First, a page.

Despite an inauspicious start in 2009, the “NHR” programme has gained relevance, attracting thousands EU “tax refugees” to Portugal. Since 2014, new applicants have increased by 1400%. Between September of 2018 and March of this year, the number of new non-habitual residents rose by over 26%. Brazilians recorded the most significant jump with a gain of 52%, surpassing the Swedes. Citizens who qualify for “NHR” status pay “IRS” at a flat rate of 20% when they are linked to high added-value activities in Portugal. However, this group of targeted professionals accounted for just 7% of total applicants. Most are pensioners, seeking a 10-year tax holiday on their retirement benefits. In 2017, new “NHR” retirees numbered almost 10,000.
The guidelines of the Doctrine Declaration (“Ficha Doutrinária”) dated 04 December 2017 clarify tax liabilities based on nº 5 of article 81º of the IRS Code. Assessment of income from foreign sources classified under categories E (capital), F (long-term rent) and G (capital gains) earned by taxable persons considered to be Non-Habitual Residents follows the exemption method where the source country has the power to tax this income under the applicable Double Taxation Agreement. This rule infers that the tax exclusion does not hold for jurisdictions without such an agreement in place. Tax-exempt income must still be reported annually in Portugal to determine the final tax rate to be applied to total aggregate income subject to assessment.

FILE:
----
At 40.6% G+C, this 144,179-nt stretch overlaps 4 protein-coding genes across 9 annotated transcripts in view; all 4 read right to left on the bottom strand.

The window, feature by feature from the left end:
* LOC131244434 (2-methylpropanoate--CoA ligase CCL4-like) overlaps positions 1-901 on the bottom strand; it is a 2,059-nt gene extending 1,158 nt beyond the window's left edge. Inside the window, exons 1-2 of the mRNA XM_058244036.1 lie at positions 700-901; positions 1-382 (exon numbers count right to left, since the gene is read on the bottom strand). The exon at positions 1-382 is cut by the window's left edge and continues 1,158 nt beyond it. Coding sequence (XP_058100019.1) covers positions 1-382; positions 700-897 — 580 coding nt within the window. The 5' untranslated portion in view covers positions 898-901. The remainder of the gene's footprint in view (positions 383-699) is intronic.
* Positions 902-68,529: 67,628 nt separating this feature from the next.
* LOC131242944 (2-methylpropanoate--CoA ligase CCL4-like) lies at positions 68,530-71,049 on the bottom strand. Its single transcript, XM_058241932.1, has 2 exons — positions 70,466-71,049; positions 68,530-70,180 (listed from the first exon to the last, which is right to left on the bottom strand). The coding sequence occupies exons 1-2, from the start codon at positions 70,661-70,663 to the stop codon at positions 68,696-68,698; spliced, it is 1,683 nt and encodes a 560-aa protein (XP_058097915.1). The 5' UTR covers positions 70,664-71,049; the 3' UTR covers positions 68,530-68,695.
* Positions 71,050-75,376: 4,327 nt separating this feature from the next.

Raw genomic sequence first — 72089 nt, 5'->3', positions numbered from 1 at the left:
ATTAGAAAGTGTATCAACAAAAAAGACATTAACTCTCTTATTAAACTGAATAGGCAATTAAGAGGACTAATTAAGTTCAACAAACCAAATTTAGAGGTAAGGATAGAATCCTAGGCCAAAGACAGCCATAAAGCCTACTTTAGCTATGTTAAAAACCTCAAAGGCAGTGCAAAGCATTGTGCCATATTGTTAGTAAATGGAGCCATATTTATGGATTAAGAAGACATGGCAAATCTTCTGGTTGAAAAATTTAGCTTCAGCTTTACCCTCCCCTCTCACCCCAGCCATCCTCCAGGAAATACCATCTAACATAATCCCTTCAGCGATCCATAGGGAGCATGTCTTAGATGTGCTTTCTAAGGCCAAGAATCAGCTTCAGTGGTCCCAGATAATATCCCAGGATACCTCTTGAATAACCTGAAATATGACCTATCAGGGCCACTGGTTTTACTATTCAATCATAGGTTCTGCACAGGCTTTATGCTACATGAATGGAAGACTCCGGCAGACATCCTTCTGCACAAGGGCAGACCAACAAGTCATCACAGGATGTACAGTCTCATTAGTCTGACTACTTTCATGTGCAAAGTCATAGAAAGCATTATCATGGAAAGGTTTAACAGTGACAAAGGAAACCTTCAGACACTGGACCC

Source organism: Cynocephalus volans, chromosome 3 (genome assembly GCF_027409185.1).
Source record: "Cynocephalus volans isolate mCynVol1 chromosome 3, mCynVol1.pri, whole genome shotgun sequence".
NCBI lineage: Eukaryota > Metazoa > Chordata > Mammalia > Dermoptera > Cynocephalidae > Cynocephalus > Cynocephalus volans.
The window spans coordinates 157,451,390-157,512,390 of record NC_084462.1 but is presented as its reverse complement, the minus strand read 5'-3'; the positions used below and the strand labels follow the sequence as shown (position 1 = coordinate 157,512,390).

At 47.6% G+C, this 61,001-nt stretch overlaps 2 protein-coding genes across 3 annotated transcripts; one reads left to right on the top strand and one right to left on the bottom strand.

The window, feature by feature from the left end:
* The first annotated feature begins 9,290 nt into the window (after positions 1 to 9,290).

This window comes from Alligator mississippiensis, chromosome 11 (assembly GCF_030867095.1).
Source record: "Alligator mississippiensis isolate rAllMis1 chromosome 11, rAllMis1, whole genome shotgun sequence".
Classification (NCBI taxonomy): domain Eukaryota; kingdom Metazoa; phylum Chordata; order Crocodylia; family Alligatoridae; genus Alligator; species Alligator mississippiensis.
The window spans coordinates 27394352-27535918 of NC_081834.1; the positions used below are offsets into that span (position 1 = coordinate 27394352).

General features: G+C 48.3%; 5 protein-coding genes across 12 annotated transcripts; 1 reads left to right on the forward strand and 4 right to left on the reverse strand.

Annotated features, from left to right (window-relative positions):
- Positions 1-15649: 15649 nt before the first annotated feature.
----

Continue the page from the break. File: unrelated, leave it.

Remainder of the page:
Non-Habitual Resident migrants nearly double
Improved conditions and generous tax breaks have attracted more foreigners to Portugal in the last year and a half. The increase in the number of Non-Habitual Residents was 83% over the period, currently totalling 23,767 with NHR status. The rise is mainly from France, Italy and the UK. Emigrated Portuguese nationals are also returning but only account for 6% of the total.